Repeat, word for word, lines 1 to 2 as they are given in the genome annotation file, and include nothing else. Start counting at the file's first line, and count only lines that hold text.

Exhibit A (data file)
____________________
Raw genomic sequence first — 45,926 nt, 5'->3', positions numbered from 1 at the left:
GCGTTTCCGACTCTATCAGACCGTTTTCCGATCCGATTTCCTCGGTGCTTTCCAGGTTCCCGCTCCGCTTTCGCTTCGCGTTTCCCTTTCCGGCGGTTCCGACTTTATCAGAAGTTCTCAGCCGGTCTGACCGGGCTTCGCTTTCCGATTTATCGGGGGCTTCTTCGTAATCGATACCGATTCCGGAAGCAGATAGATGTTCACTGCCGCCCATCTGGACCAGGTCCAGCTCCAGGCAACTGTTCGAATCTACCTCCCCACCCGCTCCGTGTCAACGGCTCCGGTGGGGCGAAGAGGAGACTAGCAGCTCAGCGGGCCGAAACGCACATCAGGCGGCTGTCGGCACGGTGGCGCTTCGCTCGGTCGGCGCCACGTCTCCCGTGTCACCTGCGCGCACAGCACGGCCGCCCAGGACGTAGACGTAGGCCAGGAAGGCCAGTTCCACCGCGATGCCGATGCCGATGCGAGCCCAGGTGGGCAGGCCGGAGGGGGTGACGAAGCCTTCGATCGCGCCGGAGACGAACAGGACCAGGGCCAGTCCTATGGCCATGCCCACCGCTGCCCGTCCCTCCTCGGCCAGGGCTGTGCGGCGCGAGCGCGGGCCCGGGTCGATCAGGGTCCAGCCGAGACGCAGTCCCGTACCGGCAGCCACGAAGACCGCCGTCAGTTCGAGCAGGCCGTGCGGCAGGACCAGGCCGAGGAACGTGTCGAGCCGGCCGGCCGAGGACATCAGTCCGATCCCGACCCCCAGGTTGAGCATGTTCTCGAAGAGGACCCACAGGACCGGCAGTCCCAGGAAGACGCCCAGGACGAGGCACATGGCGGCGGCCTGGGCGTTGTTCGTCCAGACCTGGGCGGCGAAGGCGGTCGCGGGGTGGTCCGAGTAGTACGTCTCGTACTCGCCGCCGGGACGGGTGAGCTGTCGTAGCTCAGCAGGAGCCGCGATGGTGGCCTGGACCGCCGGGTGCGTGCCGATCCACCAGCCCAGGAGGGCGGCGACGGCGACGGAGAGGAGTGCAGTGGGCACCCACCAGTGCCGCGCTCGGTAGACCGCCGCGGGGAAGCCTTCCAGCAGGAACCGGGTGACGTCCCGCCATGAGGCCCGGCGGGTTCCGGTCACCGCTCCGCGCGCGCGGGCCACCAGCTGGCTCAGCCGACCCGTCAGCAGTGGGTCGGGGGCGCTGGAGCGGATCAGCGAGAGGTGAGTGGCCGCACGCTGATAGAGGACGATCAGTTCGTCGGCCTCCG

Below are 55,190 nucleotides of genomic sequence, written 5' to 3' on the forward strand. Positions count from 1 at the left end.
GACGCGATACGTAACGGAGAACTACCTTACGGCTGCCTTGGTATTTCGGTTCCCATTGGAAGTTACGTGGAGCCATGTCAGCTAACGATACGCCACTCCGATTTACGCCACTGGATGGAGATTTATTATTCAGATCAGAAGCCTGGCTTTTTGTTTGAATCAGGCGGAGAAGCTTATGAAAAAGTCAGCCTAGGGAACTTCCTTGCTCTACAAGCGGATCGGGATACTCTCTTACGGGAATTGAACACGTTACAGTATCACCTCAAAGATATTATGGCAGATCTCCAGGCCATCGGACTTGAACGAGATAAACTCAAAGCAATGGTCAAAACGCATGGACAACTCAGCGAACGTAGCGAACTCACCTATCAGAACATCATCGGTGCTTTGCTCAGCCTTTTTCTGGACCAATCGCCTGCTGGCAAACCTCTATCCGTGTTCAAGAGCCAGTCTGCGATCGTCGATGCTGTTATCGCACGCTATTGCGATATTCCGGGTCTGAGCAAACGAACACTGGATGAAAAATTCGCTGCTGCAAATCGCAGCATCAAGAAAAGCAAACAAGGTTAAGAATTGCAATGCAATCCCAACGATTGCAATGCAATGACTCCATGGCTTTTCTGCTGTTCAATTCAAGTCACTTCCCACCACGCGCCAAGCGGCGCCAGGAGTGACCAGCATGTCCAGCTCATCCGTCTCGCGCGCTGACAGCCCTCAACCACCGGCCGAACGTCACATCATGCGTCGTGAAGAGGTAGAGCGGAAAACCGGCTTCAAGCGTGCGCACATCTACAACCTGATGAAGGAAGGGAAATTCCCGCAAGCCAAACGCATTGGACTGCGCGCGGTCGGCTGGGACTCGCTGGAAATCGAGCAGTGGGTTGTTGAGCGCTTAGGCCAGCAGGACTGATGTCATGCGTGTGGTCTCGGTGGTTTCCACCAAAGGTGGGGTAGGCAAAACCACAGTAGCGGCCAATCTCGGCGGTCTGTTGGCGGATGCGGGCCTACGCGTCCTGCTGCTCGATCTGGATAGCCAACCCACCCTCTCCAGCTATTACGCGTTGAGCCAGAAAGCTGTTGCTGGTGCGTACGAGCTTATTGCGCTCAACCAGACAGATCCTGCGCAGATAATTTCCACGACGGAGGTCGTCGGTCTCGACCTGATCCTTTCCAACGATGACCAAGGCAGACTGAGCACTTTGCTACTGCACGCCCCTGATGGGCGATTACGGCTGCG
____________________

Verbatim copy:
Raw genomic sequence first — 45,926 nt, 5'->3', positions numbered from 1 at the left:
GCGTTTCCGACTCTATCAGACCGTTTTCCGATCCGATTTCCTCGGTGCTTTCCAGGTTCCCGCTCCGCTTTCGCTTCGCGTTTCCCTTTCCGGCGGTTCCGACTTTATCAGAAGTTCTCAGCCGGTCTGACCGGGCTTCGCTTTCCGATTTATCGGGGGCTTCTTCGTAATCGATACCGATTCCGGAAGCAGATAGATGTTCACTGCCGCCCATCTGGACCAGGTCCAGCTCCAGGCAACTGTTCGAATCTACCTCCCCACCCGCTCCGTGTCAACGGCTCCGGTGGGGCGAAGAGGAGACTAGCAGCTCAGCGGGCCGAAACGCACATCAGGCGGCTGTCGGCACGGTGGCGCTTCGCTCGGTCGGCGCCACGTCTCCCGTGTCACCTGCGCGCACAGCACGGCCGCCCAGGACGTAGACGTAGGCCAGGAAGGCCAGTTCCACCGCGATGCCGATGCCGATGCGAGCCCAGGTGGGCAGGCCGGAGGGGGTGACGAAGCCTTCGATCGCGCCGGAGACGAACAGGACCAGGGCCAGTCCTATGGCCATGCCCACCGCTGCCCGTCCCTCCTCGGCCAGGGCTGTGCGGCGCGAGCGCGGGCCCGGGTCGATCAGGGTCCAGCCGAGACGCAGTCCCGTACCGGCAGCCACGAAGACCGCCGTCAGTTCGAGCAGGCCGTGCGGCAGGACCAGGCCGAGGAACGTGTCGAGCCGGCCGGCCGAGGACATCAGTCCGATCCCGACCCCCAGGTTGAGCATGTTCTCGAAGAGGACCCACAGGACCGGCAGTCCCAGGAAGACGCCCAGGACGAGGCACATGGCGGCGGCCTGGGCGTTGTTCGTCCAGACCTGGGCGGCGAAGGCGGTCGCGGGGTGGTCCGAGTAGTACGTCTCGTACTCGCCGCCGGGACGGGTGAGCTGTCGTAGCTCAGCAGGAGCCGCGATGGTGGCCTGGACCGCCGGGTGCGTGCCGATCCACCAGCCCAGGAGGGCGGCGACGGCGACGGAGAGGAGTGCAGTGGGCACCCACCAGTGCCGCGCTCGGTAGACCGCCGCGGGGAAGCCTTCCAGCAGGAACCGGGTGACGTCCCGCCATGAGGCCCGGCGGGTTCCGGTCACCGCTCCGCGCGCGCGGGCCACCAGCTGGCTCAGCCGACCCGTCAGCAGTGGGTCGGGGGCGCTGGAGCGGATCAGCGAGAGGTGAGTGGCCGCACGCTGATAGAGGACGATCAGTTCGTCGGCCTCCG